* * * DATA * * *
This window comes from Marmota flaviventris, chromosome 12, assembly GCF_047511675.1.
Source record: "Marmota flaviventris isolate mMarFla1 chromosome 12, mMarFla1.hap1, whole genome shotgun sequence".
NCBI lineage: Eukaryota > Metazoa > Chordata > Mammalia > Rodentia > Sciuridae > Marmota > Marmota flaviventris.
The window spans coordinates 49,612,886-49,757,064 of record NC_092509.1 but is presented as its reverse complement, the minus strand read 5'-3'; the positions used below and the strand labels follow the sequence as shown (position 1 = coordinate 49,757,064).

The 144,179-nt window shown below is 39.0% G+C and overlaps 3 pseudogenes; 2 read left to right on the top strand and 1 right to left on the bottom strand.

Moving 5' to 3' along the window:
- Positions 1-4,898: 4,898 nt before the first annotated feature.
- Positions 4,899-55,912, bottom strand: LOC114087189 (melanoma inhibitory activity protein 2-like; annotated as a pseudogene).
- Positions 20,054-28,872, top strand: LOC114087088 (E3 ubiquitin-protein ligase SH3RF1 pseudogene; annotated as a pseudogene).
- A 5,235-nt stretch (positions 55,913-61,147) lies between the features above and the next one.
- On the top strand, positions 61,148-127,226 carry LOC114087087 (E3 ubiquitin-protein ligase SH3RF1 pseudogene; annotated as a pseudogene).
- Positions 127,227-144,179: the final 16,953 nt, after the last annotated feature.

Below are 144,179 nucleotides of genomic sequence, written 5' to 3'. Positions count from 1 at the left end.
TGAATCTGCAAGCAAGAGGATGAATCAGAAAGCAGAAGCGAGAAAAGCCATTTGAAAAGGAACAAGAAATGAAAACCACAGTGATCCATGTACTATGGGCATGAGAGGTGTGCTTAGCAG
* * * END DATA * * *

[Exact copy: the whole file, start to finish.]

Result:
This window comes from Marmota flaviventris, chromosome 12, assembly GCF_047511675.1.
Source record: "Marmota flaviventris isolate mMarFla1 chromosome 12, mMarFla1.hap1, whole genome shotgun sequence".
NCBI lineage: Eukaryota > Metazoa > Chordata > Mammalia > Rodentia > Sciuridae > Marmota > Marmota flaviventris.
The window spans coordinates 49,612,886-49,757,064 of record NC_092509.1 but is presented as its reverse complement, the minus strand read 5'-3'; the positions used below and the strand labels follow the sequence as shown (position 1 = coordinate 49,757,064).

The 144,179-nt window shown below is 39.0% G+C and overlaps 3 pseudogenes; 2 read left to right on the top strand and 1 right to left on the bottom strand.

Moving 5' to 3' along the window:
- Positions 1-4,898: 4,898 nt before the first annotated feature.
- Positions 4,899-55,912, bottom strand: LOC114087189 (melanoma inhibitory activity protein 2-like; annotated as a pseudogene).
- Positions 20,054-28,872, top strand: LOC114087088 (E3 ubiquitin-protein ligase SH3RF1 pseudogene; annotated as a pseudogene).
- A 5,235-nt stretch (positions 55,913-61,147) lies between the features above and the next one.
- On the top strand, positions 61,148-127,226 carry LOC114087087 (E3 ubiquitin-protein ligase SH3RF1 pseudogene; annotated as a pseudogene).
- Positions 127,227-144,179: the final 16,953 nt, after the last annotated feature.

Below are 144,179 nucleotides of genomic sequence, written 5' to 3'. Positions count from 1 at the left end.
TGAATCTGCAAGCAAGAGGATGAATCAGAAAGCAGAAGCGAGAAAAGCCATTTGAAAAGGAACAAGAAATGAAAACCACAGTGATCCATGTACTATGGGCATGAGAGGTGTGCTTAGCAG